I was visiting family in Malaysia earlier this year and decided to sneak away alone for a quiet weekend at the newly opened 5-star Mangala Resort & Spa in Pahang. I took a domestic flight from Penang to Kuantan on Fireflyz’s turboprop aircraft which offered me an amazing view of the lush greenery of Peninsula Malaysia throughout the hour-and-a-half journey. Upon arrival at Sultan Haji Ahmad Shah airport, I was greeted by the hotel staff and whizzed off in the hotel vehicle in no time.
Mangala Resort & Spa is idyllically situated within Gambang plantation and is a short 20-minute-drive away from the airport. As I entered the grounds of the resort which seemed like an adventurous drive into the sprawling wild, I was struck with an overwhelming urge to hop out the car and roam everywhere barefoot. Even though I knew I was going to a secluded resort, I was somehow joyously delighted to find myself in the midst of a peaceful sanctuary. I later found out that Mangala is an ancient Pali word, defined as that which is conducive to happiness and prosperity. In fact, in the Maha-Mangala Sutta or Discourses on Blessings, Buddha set forth a guide on ethics leading towards a happy, blissful life. The thirty-eight blessings start with avoidance of bad company and end with an unshakable, serene mind. Little was I aware at the time that these blessings would shape the next few days of my stay at Mangala.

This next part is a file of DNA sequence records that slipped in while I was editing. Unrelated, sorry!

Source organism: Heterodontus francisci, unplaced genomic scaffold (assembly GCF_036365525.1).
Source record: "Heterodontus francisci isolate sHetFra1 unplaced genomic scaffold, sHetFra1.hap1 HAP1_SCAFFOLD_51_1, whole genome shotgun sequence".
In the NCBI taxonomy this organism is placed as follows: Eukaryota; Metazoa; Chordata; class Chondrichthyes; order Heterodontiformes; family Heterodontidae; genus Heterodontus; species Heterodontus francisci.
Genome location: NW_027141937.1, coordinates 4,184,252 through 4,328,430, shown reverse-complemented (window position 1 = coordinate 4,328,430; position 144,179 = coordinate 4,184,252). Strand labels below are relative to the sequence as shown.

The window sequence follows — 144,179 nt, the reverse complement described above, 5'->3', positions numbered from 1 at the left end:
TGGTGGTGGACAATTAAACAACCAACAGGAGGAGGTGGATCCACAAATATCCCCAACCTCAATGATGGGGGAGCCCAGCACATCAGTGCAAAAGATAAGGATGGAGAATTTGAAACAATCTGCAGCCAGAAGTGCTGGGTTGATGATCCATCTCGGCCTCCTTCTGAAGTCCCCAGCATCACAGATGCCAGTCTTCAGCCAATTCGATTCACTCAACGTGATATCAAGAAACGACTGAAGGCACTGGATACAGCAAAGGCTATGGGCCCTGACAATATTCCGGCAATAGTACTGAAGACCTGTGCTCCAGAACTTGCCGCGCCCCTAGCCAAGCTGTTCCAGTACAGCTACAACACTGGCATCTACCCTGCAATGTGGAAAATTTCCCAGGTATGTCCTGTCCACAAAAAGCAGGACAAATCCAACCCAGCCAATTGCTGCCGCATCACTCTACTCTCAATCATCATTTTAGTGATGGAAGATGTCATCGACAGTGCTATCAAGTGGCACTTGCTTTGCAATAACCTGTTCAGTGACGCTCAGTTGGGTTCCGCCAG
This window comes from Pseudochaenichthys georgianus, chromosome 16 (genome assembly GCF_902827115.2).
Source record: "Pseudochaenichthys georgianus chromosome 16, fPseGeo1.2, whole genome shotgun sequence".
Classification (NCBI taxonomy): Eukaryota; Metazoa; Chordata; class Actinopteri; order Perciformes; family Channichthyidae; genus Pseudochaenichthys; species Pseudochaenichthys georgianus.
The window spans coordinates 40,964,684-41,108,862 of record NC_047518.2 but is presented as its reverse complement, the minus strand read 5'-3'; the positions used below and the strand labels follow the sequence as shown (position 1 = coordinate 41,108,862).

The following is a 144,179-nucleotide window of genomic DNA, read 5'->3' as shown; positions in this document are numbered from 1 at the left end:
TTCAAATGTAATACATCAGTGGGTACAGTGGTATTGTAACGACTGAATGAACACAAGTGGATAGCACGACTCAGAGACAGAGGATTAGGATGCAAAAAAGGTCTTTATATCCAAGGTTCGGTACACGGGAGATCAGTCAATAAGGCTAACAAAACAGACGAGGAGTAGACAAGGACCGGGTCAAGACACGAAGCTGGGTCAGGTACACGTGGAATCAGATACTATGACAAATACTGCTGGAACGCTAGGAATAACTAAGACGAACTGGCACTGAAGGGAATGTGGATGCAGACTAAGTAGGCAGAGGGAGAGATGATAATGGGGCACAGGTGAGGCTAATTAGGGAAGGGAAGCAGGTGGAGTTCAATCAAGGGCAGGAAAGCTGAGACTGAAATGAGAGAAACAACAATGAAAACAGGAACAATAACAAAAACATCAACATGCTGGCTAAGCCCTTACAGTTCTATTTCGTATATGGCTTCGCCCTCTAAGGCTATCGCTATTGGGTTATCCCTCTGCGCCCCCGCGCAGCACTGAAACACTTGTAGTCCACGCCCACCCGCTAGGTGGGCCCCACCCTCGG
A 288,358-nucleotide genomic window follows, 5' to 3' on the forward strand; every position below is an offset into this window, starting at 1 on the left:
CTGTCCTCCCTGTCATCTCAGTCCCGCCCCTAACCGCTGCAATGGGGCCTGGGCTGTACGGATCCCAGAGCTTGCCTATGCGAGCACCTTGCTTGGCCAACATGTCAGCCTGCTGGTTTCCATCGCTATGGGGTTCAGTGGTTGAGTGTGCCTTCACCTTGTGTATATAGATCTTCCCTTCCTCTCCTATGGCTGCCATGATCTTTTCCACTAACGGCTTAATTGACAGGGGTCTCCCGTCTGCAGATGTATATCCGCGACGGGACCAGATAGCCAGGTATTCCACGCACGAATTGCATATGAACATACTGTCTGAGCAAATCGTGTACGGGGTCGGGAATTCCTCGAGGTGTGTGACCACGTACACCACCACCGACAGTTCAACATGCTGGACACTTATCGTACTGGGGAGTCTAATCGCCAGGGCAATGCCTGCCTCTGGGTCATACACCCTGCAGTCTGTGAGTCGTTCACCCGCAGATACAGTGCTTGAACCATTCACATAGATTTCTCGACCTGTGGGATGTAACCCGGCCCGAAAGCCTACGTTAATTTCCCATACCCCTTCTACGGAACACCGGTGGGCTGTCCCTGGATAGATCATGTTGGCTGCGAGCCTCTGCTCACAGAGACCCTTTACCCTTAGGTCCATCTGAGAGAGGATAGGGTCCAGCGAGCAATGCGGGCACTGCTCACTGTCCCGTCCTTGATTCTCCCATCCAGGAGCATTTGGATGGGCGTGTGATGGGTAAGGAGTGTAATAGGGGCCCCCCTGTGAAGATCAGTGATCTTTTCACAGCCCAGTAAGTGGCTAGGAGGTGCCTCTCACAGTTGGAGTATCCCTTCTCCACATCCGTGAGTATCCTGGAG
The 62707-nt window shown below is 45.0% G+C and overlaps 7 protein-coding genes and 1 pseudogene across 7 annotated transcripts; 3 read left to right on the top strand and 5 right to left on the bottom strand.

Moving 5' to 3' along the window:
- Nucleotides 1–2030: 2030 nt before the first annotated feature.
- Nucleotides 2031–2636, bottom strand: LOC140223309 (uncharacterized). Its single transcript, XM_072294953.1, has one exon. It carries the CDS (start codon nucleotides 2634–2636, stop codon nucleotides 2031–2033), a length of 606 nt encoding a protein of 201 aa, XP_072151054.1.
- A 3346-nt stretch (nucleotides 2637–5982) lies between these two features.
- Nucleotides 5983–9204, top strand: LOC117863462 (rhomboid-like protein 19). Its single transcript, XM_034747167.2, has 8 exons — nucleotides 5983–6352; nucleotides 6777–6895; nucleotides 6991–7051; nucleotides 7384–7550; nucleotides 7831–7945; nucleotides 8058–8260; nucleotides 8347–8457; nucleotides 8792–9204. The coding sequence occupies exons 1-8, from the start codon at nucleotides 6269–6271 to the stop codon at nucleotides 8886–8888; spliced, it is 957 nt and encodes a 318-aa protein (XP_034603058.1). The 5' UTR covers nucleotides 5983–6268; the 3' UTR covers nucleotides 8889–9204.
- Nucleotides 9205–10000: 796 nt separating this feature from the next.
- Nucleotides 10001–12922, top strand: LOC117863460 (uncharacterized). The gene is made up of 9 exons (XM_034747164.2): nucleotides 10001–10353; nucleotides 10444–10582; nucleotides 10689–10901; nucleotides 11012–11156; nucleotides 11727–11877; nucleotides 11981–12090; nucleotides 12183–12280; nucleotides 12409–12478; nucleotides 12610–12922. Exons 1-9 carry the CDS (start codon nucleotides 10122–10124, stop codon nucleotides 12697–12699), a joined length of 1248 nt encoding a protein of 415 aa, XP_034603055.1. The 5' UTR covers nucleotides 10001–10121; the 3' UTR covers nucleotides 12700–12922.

While waiting to check-in at the 24-hour-lobby, I was served with a chilled pandan coconut (coconut with a twist of pandan flavor, simply the best!) plucked right from the plantation. After an effortless check-in, I was driven to my room in a buggy. I particularly like the fact that the female staff drivers were just as good and confident behind the wheels. I stayed in Jala Villa, one of the ten overwater villas perched on stilts over a calm lake. The exterior of the villa looked misleadingly simplistic to reveal a spacious and contemporary interior with natural wood-decks. To my surprise, I received mini macaroons as a welcome gift and every day after housekeeping, I would continue to be pampered with colourful macaroons.
There are few other villa options to choose from according to individual preferences, such as the eleven Vana Villas, which are built on elevated lands, offering a bird’s eye view of the surroundings. One distinctive feature of the Vana Villas is the open air bathtub. There are also four luxurious Sara Cottages, four Vana Villas with private pool as well as one Jala Suite and one Vana Suite. The villas are all named in Pali with Jala meaning connection to water, Vana to wood and Sara to lake. With all the Pali names floating around, it was especially interesting to me because I have just completed a two-week intensive Pali online course with Professor Gombrich of the Oxford Centre for Buddhist Studies.